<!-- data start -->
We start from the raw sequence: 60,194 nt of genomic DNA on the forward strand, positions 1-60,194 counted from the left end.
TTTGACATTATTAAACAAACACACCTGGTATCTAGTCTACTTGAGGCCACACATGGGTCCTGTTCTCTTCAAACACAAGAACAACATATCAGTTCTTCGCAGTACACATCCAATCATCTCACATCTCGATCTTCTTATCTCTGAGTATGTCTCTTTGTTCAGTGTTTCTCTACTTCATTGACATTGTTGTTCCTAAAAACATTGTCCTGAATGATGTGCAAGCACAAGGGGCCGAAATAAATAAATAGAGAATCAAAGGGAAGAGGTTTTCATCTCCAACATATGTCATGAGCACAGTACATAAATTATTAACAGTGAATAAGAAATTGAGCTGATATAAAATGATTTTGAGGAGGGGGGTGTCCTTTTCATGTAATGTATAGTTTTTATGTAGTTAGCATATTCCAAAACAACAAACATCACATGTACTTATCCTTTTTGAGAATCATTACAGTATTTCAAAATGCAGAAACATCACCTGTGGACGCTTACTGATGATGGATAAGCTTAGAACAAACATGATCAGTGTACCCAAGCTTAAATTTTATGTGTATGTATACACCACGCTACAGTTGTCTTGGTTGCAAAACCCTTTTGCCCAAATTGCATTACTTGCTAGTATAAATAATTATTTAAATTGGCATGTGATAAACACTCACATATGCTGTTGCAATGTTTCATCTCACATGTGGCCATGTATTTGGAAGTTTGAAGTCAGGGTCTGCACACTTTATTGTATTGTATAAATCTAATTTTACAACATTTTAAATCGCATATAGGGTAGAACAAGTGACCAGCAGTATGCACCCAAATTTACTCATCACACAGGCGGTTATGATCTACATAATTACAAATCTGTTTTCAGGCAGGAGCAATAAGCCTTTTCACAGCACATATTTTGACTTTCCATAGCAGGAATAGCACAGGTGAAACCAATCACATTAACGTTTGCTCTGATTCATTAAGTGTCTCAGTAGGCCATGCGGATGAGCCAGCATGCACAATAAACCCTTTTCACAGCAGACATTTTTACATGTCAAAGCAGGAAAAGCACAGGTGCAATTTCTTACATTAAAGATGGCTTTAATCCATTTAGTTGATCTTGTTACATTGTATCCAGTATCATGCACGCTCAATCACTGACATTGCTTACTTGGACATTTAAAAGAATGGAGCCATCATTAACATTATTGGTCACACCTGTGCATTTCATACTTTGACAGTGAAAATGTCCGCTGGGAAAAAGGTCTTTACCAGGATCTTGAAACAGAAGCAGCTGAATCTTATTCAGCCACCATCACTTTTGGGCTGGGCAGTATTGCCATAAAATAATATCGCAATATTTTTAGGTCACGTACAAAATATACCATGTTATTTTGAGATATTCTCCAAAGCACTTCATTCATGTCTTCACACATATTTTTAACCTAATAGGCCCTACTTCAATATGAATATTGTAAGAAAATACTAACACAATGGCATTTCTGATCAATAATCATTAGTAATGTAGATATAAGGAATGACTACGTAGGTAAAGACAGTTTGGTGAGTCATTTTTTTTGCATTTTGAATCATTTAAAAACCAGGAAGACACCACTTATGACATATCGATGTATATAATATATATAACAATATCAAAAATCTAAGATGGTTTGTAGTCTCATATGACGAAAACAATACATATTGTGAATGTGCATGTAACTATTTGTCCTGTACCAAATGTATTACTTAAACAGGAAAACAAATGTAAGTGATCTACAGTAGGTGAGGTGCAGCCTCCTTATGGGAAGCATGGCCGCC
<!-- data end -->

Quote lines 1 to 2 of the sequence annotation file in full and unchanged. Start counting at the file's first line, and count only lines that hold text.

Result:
We start from the raw sequence: 60,194 nt of genomic DNA on the forward strand, positions 1-60,194 counted from the left end.
TTTGACATTATTAAACAAACACACCTGGTATCTAGTCTACTTGAGGCCACACATGGGTCCTGTTCTCTTCAAACACAAGAACAACATATCAGTTCTTCGCAGTACACATCCAATCATCTCACATCTCGATCTTCTTATCTCTGAGTATGTCTCTTTGTTCAGTGTTTCTCTACTTCATTGACATTGTTGTTCCTAAAAACATTGTCCTGAATGATGTGCAAGCACAAGGGGCCGAAATAAATAAATAGAGAATCAAAGGGAAGAGGTTTTCATCTCCAACATATGTCATGAGCACAGTACATAAATTATTAACAGTGAATAAGAAATTGAGCTGATATAAAATGATTTTGAGGAGGGGGGTGTCCTTTTCATGTAATGTATAGTTTTTATGTAGTTAGCATATTCCAAAACAACAAACATCACATGTACTTATCCTTTTTGAGAATCATTACAGTATTTCAAAATGCAGAAACATCACCTGTGGACGCTTACTGATGATGGATAAGCTTAGAACAAACATGATCAGTGTACCCAAGCTTAAATTTTATGTGTATGTATACACCACGCTACAGTTGTCTTGGTTGCAAAACCCTTTTGCCCAAATTGCATTACTTGCTAGTATAAATAATTATTTAAATTGGCATGTGATAAACACTCACATATGCTGTTGCAATGTTTCATCTCACATGTGGCCATGTATTTGGAAGTTTGAAGTCAGGGTCTGCACACTTTATTGTATTGTATAAATCTAATTTTACAACATTTTAAATCGCATATAGGGTAGAACAAGTGACCAGCAGTATGCACCCAAATTTACTCATCACACAGGCGGTTATGATCTACATAATTACAAATCTGTTTTCAGGCAGGAGCAATAAGCCTTTTCACAGCACATATTTTGACTTTCCATAGCAGGAATAGCACAGGTGAAACCAATCACATTAACGTTTGCTCTGATTCATTAAGTGTCTCAGTAGGCCATGCGGATGAGCCAGCATGCACAATAAACCCTTTTCACAGCAGACATTTTTACATGTCAAAGCAGGAAAAGCACAGGTGCAATTTCTTACATTAAAGATGGCTTTAATCCATTTAGTTGATCTTGTTACATTGTATCCAGTATCATGCACGCTCAATCACTGACATTGCTTACTTGGACATTTAAAAGAATGGAGCCATCATTAACATTATTGGTCACACCTGTGCATTTCATACTTTGACAGTGAAAATGTCCGCTGGGAAAAAGGTCTTTACCAGGATCTTGAAACAGAAGCAGCTGAATCTTATTCAGCCACCATCACTTTTGGGCTGGGCAGTATTGCCATAAAATAATATCGCAATATTTTTAGGTCACGTACAAAATATACCATGTTATTTTGAGATATTCTCCAAAGCACTTCATTCATGTCTTCACACATATTTTTAACCTAATAGGCCCTACTTCAATATGAATATTGTAAGAAAATACTAACACAATGGCATTTCTGATCAATAATCATTAGTAATGTAGATATAAGGAATGACTACGTAGGTAAAGACAGTTTGGTGAGTCATTTTTTTTGCATTTTGAATCATTTAAAAACCAGGAAGACACCACTTATGACATATCGATGTATATAATATATATAACAATATCAAAAATCTAAGATGGTTTGTAGTCTCATATGACGAAAACAATACATATTGTGAATGTGCATGTAACTATTTGTCCTGTACCAAATGTATTACTTAAACAGGAAAACAAATGTAAGTGATCTACAGTAGGTGAGGTGCAGCCTCCTTATGGGAAGCATGGCCGCC